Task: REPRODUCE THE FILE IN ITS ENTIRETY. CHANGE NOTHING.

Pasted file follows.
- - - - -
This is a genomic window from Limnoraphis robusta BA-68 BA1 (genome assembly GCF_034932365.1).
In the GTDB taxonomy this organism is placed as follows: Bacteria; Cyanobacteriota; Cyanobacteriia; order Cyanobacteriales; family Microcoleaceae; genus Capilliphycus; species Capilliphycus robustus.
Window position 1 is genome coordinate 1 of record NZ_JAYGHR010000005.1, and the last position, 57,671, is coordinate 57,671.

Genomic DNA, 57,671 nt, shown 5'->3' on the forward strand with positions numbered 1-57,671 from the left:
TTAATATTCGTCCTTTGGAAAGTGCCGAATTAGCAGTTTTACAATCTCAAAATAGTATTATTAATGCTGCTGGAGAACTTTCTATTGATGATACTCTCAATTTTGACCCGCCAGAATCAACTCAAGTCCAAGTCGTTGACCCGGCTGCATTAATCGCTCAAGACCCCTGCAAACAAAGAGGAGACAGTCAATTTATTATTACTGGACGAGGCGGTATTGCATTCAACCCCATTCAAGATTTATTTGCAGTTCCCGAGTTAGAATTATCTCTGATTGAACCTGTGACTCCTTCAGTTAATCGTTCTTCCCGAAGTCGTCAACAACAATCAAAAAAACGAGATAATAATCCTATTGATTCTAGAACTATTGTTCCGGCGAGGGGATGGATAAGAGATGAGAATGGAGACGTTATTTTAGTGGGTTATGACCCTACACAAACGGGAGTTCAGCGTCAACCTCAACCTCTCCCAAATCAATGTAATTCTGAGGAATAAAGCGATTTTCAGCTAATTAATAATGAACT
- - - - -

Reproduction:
This is a genomic window from Limnoraphis robusta BA-68 BA1 (genome assembly GCF_034932365.1).
In the GTDB taxonomy this organism is placed as follows: Bacteria; Cyanobacteriota; Cyanobacteriia; order Cyanobacteriales; family Microcoleaceae; genus Capilliphycus; species Capilliphycus robustus.
Window position 1 is genome coordinate 1 of record NZ_JAYGHR010000005.1, and the last position, 57,671, is coordinate 57,671.

Genomic DNA, 57,671 nt, shown 5'->3' on the forward strand with positions numbered 1-57,671 from the left:
TTAATATTCGTCCTTTGGAAAGTGCCGAATTAGCAGTTTTACAATCTCAAAATAGTATTATTAATGCTGCTGGAGAACTTTCTATTGATGATACTCTCAATTTTGACCCGCCAGAATCAACTCAAGTCCAAGTCGTTGACCCGGCTGCATTAATCGCTCAAGACCCCTGCAAACAAAGAGGAGACAGTCAATTTATTATTACTGGACGAGGCGGTATTGCATTCAACCCCATTCAAGATTTATTTGCAGTTCCCGAGTTAGAATTATCTCTGATTGAACCTGTGACTCCTTCAGTTAATCGTTCTTCCCGAAGTCGTCAACAACAATCAAAAAAACGAGATAATAATCCTATTGATTCTAGAACTATTGTTCCGGCGAGGGGATGGATAAGAGATGAGAATGGAGACGTTATTTTAGTGGGTTATGACCCTACACAAACGGGAGTTCAGCGTCAACCTCAACCTCTCCCAAATCAATGTAATTCTGAGGAATAAAGCGATTTTCAGCTAATTAATAATGAACT